Saddle up and say “howdy,” folks! The Maine Commission on Governmental Ethics just made sure that the 2018 election is going to be fought in the Wild, Wild West.

On Thursday, the public board that is supposed to oversee election practices determined that there was nothing worth investigating in the complaint against the Maine Republican Party’s executive director, Jason Savage, who had been caught running an anonymous “news” website that published negative stories about Ben Chin, a Democratic candidate for mayor in Lewiston. Those stories, which falsely claimed that Chin called the people of that city “a bunch of racists,” were then distributed via the Republican Party’s social media platforms without disclosing who had written them. Chin ended up losing by 145 votes.

Savage eventually admitted to running the Maine Examiner, but said it had nothing to do with his day job, claiming that the website was something he did after hours, making it journalism and not electioneering.

The ethics committee split 3-2 in Savage’s favor, with the majority finding that what this political operative did to influence that particular election was a hobby, not politics. Why? Because he said so.

And that’s where our Western gets started. Fade in: The sheriff has tossed his badge into the dusty street and is headed for the saloon while the outlaws can’t believe their good luck.

The commission’s decision could have made sense if local campaigns were still limited to door-knocking and postcards, but the world has changed.


Advocates can set up websites at virtually no cost that look just like legitimate news outlets. Social media tools allow advertisers to search the web for potential customers by analyzing their browsing histories, and send out information designed to motivate them. Political campaigns can combine these capabilities to plant a seed with specific voters, who will then facilitate the viral spread of a message. And advocates can do it without taking any responsibility for the truth of the content.

Donald Trump’s 2016 presidential campaign revolutionized this approach, proving that targeted social media can be more effective than massive ad buys. The Maine Republican Party has just shown that the strategy can be deployed on the micro local level. You might think that the people who regulate election practices would want to look at this kind of campaigning. But the Maine Commission on Governmental Ethics decided that if it looks like it came out of a newspaper, that’s good enough for them.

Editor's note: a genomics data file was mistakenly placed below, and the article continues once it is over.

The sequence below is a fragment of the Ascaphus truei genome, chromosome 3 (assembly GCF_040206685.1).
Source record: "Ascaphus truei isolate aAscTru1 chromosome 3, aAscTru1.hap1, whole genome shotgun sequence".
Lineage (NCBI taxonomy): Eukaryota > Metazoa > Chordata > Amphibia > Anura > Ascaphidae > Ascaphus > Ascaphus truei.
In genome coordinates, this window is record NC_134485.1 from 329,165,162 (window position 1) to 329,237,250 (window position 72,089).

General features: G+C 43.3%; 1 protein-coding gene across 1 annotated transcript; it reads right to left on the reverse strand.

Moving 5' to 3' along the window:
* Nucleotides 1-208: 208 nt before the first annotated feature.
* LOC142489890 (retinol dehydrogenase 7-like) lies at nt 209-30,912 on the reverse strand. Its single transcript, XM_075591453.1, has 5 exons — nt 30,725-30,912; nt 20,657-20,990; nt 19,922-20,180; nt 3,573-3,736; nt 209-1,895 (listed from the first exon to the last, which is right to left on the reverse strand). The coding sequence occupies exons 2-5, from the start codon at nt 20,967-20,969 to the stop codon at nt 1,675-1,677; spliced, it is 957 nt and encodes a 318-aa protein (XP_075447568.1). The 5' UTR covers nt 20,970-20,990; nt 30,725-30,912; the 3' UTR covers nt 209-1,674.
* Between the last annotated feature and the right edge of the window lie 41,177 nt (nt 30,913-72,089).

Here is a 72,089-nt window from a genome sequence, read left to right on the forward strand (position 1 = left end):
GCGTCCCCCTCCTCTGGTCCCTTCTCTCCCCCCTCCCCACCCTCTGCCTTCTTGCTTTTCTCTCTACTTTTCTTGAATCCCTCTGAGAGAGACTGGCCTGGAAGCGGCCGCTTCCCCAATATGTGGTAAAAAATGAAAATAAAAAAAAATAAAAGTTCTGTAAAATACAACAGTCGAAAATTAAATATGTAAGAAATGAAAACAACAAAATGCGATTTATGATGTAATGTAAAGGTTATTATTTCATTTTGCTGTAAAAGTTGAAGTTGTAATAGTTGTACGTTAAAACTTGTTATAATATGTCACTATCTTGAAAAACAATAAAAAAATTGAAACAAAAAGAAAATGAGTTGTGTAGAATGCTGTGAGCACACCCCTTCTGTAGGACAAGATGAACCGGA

Savage has previewed the absurdly simple all-purpose excuse. Yes, he is a party official, he said, but when he was writing anti-Chin propaganda, it was on his own time.

And the majority of the ethics commission played right along, acting as if the only issue was whether or not Savage had punched out at work before he began playing around at journalism.

But the question isn’t when Savage was smearing Chin – it’s how he was doing it and why. And the commissioners didn’t need a big investigation to answer those questions, because Savage told them.

Savage explained that he had hidden his identity as the creator of the Maine Examiner because he wanted it to become “a larger, more robust entity” and sought to avoid attacks that would come if “certain people” knew about his role.


In other words, the Maine Examiner would have been less valuable if people had known what it really was – a political advertisement masquerading as journalism. The ethics commission chose to believe the mask and not listen to the man behind it.

Maine law would require campaigns and other groups to disclose their involvement if a message like the Chin allegations had been sent in the mail, printed in an ad or broadcast on television or radio.

But, apparently, political operatives can send anything they want over the internet as long as they make it look like journalism, and the paid staffer who wrote it swears he did it in his free time.

The ethics commission should have seen this complaint as a timely opportunity to examine how local races may be affected by new campaign technology. The commission had a duty to at least permit its staff to dig deeper than Savage’s assertions, especially since he had lied about his involvement in the Maine Examiner before he was caught.

Instead, the commission is going to pretend that it didn’t see anything. There’s no sheriff in town, folks. Welcome to the Wild, Wild West.

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